Publishing: Author Andrew Murray dies aged 49 after suffering a severe mental illness. He wrote his last Sexton Blake story in 1924.
The tradition of author anonymity ends with UNION JACK issue 1,360.
Blake: Miss Death indulges in her brief crime spree.
Notes: Story features George Marsden Plummer and Vali Mata-Vali.
Notes: None at present
Notes: Story features Dr. Huxton Rymer and Mary Trent.
Notes: What was behind the strangling of a British Secret Service man in a London motel bedroom? Sexton Blake, the world's most famous detective, tackles the problem and finds himself opposed to the Thugs of India — the vast sinister organisation that strangles its victims. How he penetrates their secret stronghold in disguise, and staking all, becomes a Thug himself, is vividly told in no. 189 of the Sexton Blake Library.
Notes: My copy is missing its cover. A dark night — a man with fear in his heart waiting upon a lonely heath! From a closed car a masked figure emerges. No sound is heard, but the young man drops dead and the silent slayer fades back into the car. Who is this terrible masked avenger? How Sexton Blake solves this sensational and baffling problem is told in "The Silent Slayer".
Notes: Murdered for reading a play. This is the strange motive behind the series of baffling murders Sexton Blake is called in to solve. The author of the play, a wealthy recluse, is the first victim. Then follows the murder of the typist to whom the play is sent, and finally London is shocked by the discovery of a well-known theatrical producer found stabbed in his office. He also read the ill-fated play, but the manuscript has disappeared. The mystery deepens and Sexton Blake finds himself up against a big problem. The story of his triumph and the amazing revelations he discloses, involving a famous actress, makes one of the most thrilling dramas featuring the famous detective.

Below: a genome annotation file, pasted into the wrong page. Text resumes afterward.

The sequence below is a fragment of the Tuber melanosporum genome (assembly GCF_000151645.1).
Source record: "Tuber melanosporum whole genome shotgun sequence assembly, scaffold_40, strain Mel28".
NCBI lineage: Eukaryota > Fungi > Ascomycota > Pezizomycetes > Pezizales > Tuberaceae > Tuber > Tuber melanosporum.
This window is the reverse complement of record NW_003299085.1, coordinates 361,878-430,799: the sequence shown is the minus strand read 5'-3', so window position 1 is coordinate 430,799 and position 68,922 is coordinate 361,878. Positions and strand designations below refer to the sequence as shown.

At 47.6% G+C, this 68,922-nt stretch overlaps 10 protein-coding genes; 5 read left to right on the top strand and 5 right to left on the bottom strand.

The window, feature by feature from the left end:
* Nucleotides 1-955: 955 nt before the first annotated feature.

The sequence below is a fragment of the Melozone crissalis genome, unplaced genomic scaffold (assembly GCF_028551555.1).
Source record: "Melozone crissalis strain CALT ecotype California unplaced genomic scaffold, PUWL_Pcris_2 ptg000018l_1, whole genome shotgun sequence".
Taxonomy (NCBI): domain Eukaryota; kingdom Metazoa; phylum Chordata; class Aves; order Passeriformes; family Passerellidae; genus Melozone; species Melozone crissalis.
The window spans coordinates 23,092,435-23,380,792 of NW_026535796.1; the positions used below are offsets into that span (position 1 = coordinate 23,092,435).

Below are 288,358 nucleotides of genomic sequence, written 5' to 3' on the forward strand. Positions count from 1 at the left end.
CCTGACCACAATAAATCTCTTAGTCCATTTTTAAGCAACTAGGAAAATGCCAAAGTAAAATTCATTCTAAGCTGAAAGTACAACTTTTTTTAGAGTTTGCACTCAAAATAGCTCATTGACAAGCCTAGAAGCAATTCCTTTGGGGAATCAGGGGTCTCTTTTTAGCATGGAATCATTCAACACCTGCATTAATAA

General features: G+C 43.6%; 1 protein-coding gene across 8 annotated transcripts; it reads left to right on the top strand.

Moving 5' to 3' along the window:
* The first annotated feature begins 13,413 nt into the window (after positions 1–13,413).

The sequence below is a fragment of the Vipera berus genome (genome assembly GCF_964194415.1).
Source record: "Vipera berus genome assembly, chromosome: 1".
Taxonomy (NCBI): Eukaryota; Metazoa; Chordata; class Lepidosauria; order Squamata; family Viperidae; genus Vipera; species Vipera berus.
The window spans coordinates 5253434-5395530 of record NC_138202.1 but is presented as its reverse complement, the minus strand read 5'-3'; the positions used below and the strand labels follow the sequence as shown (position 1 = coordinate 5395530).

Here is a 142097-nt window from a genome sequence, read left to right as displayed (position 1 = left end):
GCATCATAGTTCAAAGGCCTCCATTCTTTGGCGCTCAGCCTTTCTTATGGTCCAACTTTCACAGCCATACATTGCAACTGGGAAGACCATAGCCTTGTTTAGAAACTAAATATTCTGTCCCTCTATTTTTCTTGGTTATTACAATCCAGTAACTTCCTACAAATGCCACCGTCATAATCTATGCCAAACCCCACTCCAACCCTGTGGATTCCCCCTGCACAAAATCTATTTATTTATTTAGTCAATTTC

Notes: When the young typist told Sexton Blake of the robbery of a piece of parchment containing a concession for an oil well, he little knew of the dramatic events that were to follow. It was only when, utterly worn out, he and his assistant stumbled under a blistering sun over the African desert, that he realised the terrible nature of the case he had undertaken. To the perils of hunger and thirst were added those of native bandits and English crooks.